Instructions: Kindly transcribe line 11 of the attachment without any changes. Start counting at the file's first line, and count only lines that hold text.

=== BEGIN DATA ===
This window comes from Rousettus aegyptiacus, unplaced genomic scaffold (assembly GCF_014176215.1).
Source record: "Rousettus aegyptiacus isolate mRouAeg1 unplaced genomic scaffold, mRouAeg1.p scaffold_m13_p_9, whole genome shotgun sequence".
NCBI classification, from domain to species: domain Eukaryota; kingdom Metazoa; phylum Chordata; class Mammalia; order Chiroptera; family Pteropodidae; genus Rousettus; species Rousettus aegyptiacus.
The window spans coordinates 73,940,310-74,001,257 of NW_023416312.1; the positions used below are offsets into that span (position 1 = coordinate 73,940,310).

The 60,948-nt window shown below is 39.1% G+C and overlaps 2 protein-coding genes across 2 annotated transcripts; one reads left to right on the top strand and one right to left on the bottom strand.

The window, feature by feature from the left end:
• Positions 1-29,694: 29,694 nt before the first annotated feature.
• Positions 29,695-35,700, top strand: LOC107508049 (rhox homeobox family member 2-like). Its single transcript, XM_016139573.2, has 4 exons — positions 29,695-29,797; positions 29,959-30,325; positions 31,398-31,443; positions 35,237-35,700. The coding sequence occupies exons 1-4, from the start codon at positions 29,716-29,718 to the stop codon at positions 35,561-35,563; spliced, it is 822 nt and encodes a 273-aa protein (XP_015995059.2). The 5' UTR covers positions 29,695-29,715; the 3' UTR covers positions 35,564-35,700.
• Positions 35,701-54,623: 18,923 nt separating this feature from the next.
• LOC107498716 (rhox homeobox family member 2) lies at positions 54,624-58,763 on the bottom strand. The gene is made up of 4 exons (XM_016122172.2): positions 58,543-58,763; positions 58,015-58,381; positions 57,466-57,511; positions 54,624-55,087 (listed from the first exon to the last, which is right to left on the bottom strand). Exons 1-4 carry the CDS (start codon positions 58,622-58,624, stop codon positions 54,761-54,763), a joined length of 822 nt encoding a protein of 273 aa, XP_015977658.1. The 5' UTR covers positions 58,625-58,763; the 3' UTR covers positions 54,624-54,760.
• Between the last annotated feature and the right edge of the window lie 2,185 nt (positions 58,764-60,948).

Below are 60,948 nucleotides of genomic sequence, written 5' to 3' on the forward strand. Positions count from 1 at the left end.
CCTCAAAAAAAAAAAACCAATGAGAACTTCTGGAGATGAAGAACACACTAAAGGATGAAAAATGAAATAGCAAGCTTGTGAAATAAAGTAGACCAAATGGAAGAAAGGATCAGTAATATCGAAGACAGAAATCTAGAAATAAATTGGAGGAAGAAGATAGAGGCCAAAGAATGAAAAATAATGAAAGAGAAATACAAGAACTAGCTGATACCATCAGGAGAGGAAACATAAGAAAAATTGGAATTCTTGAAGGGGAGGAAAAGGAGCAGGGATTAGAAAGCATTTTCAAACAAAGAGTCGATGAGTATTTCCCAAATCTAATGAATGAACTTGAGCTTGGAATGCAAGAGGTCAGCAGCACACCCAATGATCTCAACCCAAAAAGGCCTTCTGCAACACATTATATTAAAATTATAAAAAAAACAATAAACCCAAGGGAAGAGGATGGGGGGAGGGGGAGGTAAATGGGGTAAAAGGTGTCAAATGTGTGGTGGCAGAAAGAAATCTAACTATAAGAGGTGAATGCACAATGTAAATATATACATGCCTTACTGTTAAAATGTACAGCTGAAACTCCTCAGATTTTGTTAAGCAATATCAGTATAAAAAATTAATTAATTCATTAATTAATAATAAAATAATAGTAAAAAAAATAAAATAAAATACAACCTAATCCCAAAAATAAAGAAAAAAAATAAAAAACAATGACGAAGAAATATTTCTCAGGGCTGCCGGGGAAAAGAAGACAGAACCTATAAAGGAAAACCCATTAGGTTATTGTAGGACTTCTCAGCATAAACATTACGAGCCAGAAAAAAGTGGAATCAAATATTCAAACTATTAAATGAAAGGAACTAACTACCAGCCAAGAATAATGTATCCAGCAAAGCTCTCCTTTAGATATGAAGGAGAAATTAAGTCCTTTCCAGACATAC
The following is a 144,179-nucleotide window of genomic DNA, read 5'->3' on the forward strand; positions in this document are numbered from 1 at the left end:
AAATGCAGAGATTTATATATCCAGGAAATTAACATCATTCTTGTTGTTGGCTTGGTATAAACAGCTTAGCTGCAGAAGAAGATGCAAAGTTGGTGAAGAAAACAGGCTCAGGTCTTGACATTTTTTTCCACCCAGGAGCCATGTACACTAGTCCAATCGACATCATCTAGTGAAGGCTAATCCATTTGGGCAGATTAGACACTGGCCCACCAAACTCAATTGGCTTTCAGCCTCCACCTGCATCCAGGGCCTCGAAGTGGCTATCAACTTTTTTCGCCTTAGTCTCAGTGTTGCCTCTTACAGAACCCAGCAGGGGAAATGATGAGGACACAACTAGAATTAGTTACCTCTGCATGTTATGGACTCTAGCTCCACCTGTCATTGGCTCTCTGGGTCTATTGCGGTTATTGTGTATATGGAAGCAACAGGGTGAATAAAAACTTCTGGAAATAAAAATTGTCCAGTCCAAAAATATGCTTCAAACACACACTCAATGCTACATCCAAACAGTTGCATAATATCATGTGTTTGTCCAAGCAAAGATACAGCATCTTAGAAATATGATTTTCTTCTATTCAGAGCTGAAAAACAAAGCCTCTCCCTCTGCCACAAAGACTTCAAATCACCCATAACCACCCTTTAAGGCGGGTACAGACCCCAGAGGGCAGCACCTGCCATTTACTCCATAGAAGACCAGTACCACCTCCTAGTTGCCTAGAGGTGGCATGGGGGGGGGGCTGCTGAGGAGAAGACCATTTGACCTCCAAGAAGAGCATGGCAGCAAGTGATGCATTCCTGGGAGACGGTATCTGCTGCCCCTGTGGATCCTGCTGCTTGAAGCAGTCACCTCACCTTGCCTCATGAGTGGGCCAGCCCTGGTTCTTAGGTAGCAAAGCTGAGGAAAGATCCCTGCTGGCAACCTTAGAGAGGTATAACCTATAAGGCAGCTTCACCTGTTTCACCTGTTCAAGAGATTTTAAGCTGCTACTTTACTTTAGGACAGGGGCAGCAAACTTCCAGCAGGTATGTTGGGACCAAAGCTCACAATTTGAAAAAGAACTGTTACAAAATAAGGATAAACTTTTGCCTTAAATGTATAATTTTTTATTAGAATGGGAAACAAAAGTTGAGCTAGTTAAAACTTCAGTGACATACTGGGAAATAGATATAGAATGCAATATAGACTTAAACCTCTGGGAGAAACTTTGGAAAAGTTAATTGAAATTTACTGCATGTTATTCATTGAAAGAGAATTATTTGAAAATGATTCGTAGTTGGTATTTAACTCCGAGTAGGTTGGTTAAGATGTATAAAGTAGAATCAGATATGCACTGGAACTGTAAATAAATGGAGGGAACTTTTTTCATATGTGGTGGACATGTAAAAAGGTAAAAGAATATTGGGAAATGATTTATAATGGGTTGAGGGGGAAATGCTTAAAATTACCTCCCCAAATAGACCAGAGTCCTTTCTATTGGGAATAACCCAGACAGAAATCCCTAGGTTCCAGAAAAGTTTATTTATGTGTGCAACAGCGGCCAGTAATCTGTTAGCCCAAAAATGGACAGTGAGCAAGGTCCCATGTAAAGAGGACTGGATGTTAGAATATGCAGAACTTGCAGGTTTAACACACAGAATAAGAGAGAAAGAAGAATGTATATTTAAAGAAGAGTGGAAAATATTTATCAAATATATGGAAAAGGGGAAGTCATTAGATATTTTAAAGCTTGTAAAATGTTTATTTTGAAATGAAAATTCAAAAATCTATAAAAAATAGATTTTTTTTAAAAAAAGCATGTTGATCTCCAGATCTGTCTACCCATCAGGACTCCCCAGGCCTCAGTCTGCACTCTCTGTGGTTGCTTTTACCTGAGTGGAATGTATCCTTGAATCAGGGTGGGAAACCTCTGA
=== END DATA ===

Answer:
• Between the last annotated feature and the right edge of the window lie 2,185 nt (positions 58,764-60,948).